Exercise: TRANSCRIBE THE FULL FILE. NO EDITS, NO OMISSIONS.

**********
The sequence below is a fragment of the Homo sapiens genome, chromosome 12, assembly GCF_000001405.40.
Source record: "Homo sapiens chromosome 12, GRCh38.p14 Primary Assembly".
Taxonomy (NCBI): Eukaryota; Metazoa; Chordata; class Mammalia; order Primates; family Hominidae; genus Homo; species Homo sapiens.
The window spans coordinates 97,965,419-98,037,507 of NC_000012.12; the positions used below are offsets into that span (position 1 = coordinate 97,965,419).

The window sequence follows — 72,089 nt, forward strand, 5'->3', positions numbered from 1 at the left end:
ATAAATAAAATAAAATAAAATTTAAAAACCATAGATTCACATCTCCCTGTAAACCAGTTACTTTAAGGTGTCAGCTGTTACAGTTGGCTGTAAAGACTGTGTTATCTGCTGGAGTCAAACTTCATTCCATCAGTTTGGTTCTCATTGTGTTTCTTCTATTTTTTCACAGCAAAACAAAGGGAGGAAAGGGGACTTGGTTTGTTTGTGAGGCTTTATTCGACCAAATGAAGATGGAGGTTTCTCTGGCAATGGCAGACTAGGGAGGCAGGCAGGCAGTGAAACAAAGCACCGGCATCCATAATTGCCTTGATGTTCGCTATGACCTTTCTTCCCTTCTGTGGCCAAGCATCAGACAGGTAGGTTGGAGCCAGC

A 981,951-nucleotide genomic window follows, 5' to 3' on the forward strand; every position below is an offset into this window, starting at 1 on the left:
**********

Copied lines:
The sequence below is a fragment of the Homo sapiens genome, chromosome 12, assembly GCF_000001405.40.
Source record: "Homo sapiens chromosome 12, GRCh38.p14 Primary Assembly".
Taxonomy (NCBI): Eukaryota; Metazoa; Chordata; class Mammalia; order Primates; family Hominidae; genus Homo; species Homo sapiens.
The window spans coordinates 97,965,419-98,037,507 of NC_000012.12; the positions used below are offsets into that span (position 1 = coordinate 97,965,419).

The window sequence follows — 72,089 nt, forward strand, 5'->3', positions numbered from 1 at the left end:
ATAAATAAAATAAAATAAAATTTAAAAACCATAGATTCACATCTCCCTGTAAACCAGTTACTTTAAGGTGTCAGCTGTTACAGTTGGCTGTAAAGACTGTGTTATCTGCTGGAGTCAAACTTCATTCCATCAGTTTGGTTCTCATTGTGTTTCTTCTATTTTTTCACAGCAAAACAAAGGGAGGAAAGGGGACTTGGTTTGTTTGTGAGGCTTTATTCGACCAAATGAAGATGGAGGTTTCTCTGGCAATGGCAGACTAGGGAGGCAGGCAGGCAGTGAAACAAAGCACCGGCATCCATAATTGCCTTGATGTTCGCTATGACCTTTCTTCCCTTCTGTGGCCAAGCATCAGACAGGTAGGTTGGAGCCAGC

A 981,951-nucleotide genomic window follows, 5' to 3' on the forward strand; every position below is an offset into this window, starting at 1 on the left: